If you and your spouse get divorced, you’re generally required to disclose the assets that you own. The court will ask for this declaration if you and your spouse aren’t settling your situation out of court so that they can assist with dividing property in an equitable – but not necessarily equal – manner. As such, failing to disclose assets or intentionally trying to hide them is not allowed and could lead to serious ramifications.
What you’ll find is that people sometimes decide to dissipate marital assets, rather than hide them. This may be done if one spouse is feeling spiteful or angry about the end of the marriage. How is dissipation different?
Wasting and spending the family‘s funds
Essentially, dissipation is the process of wasting the money and assets that the couple has. One common example could occur if your spouse is a high earner. They know that you have a much lower earning capacity than they do, so they waste as much of the family’s savings as they can before the divorce, simply assuming that they will then get to spend the money on themselves. They know that they can earn that money back after the divorce, but they also understand that you’ll have a harder time doing so.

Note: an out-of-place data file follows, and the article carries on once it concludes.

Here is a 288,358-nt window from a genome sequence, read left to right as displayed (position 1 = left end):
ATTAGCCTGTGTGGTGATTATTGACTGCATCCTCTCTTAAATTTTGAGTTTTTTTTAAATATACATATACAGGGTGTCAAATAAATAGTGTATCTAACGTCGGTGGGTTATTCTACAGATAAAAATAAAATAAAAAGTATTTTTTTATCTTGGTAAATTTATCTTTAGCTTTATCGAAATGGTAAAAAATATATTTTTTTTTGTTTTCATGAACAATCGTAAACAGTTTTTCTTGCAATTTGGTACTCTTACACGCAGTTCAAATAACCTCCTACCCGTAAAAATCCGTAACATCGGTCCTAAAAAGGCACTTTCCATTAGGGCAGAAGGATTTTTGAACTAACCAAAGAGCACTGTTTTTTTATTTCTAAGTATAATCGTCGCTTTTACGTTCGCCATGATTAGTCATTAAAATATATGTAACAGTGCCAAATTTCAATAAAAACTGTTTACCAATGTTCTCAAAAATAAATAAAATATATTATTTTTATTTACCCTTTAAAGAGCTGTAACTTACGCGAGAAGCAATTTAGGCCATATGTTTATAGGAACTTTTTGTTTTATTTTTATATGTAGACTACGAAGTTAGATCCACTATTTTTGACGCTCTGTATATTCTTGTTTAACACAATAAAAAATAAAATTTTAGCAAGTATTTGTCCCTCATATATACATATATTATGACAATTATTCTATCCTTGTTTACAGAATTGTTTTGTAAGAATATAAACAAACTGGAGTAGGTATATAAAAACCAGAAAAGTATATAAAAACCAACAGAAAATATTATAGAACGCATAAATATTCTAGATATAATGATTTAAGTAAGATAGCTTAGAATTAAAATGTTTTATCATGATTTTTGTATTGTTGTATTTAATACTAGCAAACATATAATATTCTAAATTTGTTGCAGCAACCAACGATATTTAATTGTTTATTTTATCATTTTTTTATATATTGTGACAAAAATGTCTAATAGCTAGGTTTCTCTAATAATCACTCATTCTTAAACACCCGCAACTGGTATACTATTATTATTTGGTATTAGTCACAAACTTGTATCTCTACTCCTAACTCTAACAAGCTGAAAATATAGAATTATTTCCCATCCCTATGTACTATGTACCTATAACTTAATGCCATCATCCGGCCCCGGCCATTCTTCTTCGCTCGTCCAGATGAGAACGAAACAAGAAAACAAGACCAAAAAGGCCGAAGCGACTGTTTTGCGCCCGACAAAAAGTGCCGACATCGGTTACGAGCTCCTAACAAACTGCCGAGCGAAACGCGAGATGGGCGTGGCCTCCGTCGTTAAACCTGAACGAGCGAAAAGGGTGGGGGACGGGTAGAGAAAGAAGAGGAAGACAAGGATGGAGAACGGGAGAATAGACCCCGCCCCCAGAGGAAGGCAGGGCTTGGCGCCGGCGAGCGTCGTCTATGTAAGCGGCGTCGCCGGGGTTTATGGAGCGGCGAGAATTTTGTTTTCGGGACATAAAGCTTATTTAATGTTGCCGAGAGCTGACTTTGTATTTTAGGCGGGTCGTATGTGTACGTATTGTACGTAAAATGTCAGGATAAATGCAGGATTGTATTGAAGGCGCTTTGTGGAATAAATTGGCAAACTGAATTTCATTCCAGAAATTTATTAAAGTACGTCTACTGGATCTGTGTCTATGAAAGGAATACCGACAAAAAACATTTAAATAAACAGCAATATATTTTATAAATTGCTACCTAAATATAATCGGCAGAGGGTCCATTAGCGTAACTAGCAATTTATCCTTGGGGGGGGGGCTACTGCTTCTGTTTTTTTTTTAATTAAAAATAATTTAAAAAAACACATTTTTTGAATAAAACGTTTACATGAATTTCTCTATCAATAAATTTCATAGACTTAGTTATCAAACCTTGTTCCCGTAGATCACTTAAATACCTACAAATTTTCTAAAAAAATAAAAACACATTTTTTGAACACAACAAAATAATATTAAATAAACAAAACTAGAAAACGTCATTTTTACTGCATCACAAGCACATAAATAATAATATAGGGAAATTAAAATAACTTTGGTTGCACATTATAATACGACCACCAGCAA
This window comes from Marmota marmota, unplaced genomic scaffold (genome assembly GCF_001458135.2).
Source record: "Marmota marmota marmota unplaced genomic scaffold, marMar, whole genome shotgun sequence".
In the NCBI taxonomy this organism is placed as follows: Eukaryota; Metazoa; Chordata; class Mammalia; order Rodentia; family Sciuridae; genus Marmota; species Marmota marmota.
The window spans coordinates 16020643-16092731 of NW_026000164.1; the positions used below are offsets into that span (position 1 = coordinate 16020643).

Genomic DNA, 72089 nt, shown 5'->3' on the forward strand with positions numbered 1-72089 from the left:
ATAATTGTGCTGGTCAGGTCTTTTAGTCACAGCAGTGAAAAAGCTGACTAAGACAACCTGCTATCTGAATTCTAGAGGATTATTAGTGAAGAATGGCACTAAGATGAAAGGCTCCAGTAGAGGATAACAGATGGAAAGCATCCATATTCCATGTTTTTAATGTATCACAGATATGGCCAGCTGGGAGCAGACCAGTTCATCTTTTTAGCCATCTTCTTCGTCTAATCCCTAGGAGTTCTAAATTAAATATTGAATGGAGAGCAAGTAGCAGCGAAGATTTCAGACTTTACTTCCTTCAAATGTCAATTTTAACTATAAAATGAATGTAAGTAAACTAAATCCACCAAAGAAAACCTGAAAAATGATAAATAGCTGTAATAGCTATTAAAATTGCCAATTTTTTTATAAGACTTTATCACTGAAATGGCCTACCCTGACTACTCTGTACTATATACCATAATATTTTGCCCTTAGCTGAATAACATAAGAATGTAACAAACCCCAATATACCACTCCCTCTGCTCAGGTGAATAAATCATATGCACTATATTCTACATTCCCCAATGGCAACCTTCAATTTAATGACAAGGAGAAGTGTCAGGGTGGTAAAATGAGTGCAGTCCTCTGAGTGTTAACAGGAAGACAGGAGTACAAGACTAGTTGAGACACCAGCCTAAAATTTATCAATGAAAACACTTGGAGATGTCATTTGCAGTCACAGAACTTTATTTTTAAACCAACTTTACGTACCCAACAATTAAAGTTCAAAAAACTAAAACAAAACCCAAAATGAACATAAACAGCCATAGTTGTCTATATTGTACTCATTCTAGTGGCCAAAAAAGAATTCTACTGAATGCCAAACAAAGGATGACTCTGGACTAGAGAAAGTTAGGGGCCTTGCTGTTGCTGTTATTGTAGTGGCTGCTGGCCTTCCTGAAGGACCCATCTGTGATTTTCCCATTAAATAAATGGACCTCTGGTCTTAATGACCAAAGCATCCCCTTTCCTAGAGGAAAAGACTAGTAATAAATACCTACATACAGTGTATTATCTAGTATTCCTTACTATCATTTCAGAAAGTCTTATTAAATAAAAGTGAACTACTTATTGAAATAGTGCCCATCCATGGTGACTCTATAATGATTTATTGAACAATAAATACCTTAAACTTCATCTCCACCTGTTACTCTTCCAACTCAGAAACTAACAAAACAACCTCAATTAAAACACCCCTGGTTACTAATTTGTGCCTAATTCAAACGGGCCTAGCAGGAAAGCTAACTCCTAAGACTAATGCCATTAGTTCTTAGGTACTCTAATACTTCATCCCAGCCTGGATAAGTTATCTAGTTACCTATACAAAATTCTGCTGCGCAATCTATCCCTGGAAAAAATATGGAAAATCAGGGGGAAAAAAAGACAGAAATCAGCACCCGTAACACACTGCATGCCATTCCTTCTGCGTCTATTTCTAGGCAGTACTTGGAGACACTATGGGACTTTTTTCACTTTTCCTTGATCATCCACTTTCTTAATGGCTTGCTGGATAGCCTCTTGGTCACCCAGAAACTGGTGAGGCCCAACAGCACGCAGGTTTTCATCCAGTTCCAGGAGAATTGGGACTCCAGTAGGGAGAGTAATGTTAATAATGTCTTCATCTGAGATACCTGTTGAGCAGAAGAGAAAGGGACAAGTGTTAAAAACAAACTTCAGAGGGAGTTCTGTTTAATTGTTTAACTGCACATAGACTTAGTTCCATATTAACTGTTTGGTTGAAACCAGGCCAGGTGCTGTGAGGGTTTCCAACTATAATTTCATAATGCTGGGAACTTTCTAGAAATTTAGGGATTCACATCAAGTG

Now, if they’re wasting money on tangible goods, they may not effectively keep them from you. Maybe they bought a new sports car or a vacation home. They may have done this frivolously, but it’s a marital asset, so you may have a right to its value as well.
To get around this marital property issue, people will sometimes dissipate assets by spending them on things that cannot be refunded or resold. For instance, your spouse could begin taking lavish vacations, going to expensive sporting events or taking trips across the country. They know that they can’t refund things like plane tickets or resort stays after they’ve been used, so they get the benefit of enjoying what the money has purchased them and you get nothing at all.
What options do you have?
If you find yourself in this situation, your divorce it’s probably going to be fairly contentious and financially complicated. Make sure that you are well aware of all of the legal options that you have, as there are ways to effectively seek justice in the face of dissipation.